Increased automation in fast food and beverage providers is likely to someday offer increased convenience, speed, and ordering accuracy. Robotic food preparation could also be viewed as more hygienic as fewer workers come into contact with food. And of course, price will ultimately be the determining factor. As one Kura sushi customer quoted by The Times notes:  “It’s such a bargain at 100 yen,” ... “A real sushi restaurant?” he said. “I hardly go anymore.”

If jobs in the fast food industry start to disappear, or even if the rate of job growth slows significantly, the implications for the workers that depend on these jobs of last resort will be dire. There may be few other alternatives for workers at that skill level, especially since other low-wage retail jobs may be similarly threatened.

China, Technology and Jobs - The Chinese Robots are Coming

The graph below, based on data from the Federal Reserve Bank of St. Louis, shows manufacturing employment in the United States as a fraction of all employment. As you can see, the line heads downward in an almost perfectly straight line beginning in the mid-1950s. Notice that the line doesn't become steeper as globalization takes hold after the passage of NAFTA in 1994 or the rise of China over the past decade or so. The line just slopes consistently downward.

This is primarily the result of technology, and in particular, automation. Manufacturing in the U.S. has become dramatically more productive and requires fewer workers. If we were to graph manufacturing output (rather than jobs), the line would slope upward, not downward. The value of U.S. manufacturing production is now far greater than it was in industrial era of the 1950s, even after adjusting for inflation. We just make all that stuff with a lot fewer people.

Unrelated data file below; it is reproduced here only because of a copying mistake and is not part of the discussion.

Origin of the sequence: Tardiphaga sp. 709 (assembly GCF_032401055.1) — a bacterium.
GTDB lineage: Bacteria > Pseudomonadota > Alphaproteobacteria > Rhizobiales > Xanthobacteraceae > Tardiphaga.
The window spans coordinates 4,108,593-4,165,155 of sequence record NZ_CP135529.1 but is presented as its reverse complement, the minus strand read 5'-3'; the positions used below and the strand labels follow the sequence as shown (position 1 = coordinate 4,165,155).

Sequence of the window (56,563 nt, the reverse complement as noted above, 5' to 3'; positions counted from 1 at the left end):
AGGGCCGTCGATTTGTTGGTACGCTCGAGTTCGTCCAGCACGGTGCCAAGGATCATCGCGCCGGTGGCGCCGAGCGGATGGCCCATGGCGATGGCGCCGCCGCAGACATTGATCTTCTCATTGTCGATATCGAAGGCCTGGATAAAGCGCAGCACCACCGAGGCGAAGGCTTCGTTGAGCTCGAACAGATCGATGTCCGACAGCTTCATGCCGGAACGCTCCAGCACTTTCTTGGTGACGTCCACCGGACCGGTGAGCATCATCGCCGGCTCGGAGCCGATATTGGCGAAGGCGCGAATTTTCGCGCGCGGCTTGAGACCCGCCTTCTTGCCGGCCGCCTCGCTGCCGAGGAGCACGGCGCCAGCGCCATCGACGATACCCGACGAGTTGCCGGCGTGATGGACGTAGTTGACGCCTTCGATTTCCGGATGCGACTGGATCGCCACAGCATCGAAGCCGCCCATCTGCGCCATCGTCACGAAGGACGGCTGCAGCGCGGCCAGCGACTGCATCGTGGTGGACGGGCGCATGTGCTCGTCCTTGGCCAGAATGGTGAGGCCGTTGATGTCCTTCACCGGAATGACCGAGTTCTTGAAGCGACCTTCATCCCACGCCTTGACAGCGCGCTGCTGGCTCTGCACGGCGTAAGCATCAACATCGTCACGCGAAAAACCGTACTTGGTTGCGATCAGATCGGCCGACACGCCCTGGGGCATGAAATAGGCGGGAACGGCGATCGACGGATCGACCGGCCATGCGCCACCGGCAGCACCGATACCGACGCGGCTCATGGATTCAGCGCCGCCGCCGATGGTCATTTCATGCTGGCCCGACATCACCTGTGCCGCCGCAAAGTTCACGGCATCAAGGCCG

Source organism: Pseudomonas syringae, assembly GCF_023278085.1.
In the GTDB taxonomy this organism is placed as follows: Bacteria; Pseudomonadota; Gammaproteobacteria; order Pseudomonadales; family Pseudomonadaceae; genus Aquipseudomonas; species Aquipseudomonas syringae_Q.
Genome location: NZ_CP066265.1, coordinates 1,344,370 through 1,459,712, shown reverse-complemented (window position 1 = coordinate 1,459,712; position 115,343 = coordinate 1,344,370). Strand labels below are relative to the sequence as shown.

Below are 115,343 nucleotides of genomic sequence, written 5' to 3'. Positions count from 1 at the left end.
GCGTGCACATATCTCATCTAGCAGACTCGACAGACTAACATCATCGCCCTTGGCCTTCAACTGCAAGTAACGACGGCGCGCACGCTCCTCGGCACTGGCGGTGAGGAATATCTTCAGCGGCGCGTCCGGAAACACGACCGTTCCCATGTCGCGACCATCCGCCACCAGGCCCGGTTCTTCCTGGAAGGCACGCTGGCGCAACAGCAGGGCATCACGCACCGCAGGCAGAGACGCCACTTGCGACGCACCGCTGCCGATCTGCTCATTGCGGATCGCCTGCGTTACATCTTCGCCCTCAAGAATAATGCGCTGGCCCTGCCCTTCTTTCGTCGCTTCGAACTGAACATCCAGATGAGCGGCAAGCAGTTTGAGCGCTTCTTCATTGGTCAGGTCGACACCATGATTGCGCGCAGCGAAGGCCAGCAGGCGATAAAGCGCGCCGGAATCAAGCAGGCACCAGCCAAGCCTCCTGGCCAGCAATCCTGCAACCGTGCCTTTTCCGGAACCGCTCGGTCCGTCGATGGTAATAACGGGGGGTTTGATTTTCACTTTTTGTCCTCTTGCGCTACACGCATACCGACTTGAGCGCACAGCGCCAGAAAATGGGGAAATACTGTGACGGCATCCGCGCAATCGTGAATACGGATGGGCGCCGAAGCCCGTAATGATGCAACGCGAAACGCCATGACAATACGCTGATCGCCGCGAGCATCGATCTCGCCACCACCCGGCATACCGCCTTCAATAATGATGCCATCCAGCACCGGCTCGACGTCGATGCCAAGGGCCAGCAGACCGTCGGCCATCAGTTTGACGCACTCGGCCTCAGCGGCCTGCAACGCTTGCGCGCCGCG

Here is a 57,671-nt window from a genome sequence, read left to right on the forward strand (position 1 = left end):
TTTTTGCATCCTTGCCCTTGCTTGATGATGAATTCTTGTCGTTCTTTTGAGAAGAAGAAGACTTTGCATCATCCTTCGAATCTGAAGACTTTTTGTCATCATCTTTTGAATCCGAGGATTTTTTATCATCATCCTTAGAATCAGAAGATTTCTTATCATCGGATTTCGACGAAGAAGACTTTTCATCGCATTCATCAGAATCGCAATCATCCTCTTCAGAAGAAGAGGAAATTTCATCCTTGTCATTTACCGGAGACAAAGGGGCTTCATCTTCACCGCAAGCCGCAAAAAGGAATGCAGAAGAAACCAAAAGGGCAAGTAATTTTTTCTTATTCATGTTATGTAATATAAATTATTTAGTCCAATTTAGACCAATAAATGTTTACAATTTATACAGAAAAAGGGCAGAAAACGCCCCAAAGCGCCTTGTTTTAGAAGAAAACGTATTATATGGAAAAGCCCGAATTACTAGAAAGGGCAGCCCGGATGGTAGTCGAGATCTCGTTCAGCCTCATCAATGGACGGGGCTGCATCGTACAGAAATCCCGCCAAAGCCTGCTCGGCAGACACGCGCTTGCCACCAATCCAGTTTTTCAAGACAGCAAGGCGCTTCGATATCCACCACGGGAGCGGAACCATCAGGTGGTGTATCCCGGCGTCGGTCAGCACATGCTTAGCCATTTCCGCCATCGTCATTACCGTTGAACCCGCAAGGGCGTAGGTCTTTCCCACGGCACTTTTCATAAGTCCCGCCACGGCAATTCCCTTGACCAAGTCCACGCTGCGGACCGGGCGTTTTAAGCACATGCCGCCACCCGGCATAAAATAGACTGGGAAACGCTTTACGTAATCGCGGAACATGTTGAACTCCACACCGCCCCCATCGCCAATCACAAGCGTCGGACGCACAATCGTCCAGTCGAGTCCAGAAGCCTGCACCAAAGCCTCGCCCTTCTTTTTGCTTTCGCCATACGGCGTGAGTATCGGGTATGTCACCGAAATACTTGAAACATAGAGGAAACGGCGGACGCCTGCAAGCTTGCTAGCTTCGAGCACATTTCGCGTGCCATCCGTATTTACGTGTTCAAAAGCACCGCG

One of the most interesting things about the graph above is that, if technology is the primary driver, then employment in China must inevitably follow the same path. In fact, there are good reasons to believe that manufacturing employment's downward slope will be significantly steeper for China. The U.S. had to invent the technology to make manufacturing more productive, while in many cases China only needs to import it from more developed nations. It is also true that China is beginning its journey at a time when information technology (which is the primary enabler of automation) is many orders of magnitude more advanced than in the 1950s when U.S. manufacturing employment was at its peak. (See this recent article on skilled robots from the New York Times).

In the U.S. (as well as in other advanced countries), workers shifted out of manufacturing and into the service sector -- which now accounts for the vast majority of jobs.  Will China be able to pull off the same transition?